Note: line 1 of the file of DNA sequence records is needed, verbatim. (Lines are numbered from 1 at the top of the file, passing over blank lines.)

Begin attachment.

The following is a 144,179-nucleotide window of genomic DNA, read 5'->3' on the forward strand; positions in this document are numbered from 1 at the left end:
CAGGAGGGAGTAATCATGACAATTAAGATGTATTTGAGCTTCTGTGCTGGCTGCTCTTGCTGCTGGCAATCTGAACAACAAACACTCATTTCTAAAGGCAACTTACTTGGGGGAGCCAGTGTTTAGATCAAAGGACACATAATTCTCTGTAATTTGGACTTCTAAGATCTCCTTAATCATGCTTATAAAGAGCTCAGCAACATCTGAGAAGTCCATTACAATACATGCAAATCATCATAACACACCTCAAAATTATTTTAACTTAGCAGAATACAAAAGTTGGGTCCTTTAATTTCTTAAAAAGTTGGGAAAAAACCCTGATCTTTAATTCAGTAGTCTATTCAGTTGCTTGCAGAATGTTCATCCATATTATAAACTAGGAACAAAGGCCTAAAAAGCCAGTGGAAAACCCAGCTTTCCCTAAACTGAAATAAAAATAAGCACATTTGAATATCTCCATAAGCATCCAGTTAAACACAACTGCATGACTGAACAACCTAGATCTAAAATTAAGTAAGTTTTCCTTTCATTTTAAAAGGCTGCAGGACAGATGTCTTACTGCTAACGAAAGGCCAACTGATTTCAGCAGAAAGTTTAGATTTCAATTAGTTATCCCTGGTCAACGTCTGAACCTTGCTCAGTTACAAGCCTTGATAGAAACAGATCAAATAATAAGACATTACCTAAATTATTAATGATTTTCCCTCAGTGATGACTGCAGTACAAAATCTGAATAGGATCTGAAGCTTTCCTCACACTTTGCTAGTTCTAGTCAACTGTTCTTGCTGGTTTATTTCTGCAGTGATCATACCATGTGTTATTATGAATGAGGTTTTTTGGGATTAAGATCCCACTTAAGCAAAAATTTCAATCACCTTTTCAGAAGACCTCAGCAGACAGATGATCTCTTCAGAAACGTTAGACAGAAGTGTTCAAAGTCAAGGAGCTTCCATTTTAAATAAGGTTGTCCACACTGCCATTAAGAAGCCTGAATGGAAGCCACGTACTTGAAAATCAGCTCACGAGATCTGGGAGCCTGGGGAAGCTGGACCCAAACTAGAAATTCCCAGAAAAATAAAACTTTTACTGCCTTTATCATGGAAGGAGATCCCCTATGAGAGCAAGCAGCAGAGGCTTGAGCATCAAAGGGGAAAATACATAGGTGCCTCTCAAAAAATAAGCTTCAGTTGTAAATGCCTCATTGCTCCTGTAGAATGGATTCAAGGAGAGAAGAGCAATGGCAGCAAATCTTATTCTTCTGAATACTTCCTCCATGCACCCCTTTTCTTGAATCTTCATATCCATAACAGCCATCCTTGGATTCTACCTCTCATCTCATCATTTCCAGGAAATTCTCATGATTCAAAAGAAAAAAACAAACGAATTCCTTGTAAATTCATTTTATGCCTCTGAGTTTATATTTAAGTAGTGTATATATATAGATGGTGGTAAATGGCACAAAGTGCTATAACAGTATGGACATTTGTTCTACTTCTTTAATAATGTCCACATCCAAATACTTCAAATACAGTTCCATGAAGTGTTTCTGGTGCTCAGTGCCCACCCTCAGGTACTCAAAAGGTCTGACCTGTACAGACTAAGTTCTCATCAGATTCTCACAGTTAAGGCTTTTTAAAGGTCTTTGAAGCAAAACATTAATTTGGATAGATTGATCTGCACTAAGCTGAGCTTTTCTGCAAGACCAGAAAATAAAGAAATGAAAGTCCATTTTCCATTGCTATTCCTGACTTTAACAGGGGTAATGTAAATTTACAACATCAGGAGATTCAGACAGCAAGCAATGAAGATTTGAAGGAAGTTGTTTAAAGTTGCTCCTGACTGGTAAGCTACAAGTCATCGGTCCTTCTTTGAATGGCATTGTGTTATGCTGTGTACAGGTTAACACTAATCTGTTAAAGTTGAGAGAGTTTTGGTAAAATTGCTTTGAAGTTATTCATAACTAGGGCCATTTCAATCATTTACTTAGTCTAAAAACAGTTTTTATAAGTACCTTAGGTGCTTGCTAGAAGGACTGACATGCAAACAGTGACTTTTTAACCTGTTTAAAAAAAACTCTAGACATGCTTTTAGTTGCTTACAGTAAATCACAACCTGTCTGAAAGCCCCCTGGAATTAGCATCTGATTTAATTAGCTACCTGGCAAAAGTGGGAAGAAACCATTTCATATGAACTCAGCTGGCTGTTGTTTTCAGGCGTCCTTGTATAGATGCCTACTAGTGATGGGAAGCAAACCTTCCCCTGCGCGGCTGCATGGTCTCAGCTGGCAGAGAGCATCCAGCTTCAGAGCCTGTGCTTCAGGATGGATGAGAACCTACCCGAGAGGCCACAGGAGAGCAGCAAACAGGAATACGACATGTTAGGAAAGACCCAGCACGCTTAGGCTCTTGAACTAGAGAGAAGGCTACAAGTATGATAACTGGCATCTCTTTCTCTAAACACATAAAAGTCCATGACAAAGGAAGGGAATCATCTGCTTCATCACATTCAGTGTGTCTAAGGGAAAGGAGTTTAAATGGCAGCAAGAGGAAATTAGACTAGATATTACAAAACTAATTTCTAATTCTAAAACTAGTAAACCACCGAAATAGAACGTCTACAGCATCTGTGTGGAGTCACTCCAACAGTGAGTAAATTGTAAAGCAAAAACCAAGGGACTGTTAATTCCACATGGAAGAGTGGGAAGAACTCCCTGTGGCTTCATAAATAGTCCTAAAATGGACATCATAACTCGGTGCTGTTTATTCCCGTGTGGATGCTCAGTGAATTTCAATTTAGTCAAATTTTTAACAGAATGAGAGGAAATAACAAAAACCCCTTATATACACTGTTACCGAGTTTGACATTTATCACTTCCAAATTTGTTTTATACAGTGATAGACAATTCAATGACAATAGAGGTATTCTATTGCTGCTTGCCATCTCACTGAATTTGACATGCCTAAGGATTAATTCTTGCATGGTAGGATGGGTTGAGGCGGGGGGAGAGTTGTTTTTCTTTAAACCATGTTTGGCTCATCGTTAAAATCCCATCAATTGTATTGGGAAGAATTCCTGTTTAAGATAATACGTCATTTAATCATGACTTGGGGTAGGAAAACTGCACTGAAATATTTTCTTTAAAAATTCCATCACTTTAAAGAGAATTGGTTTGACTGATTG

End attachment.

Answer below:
The following is a 144,179-nucleotide window of genomic DNA, read 5'->3' on the forward strand; positions in this document are numbered from 1 at the left end: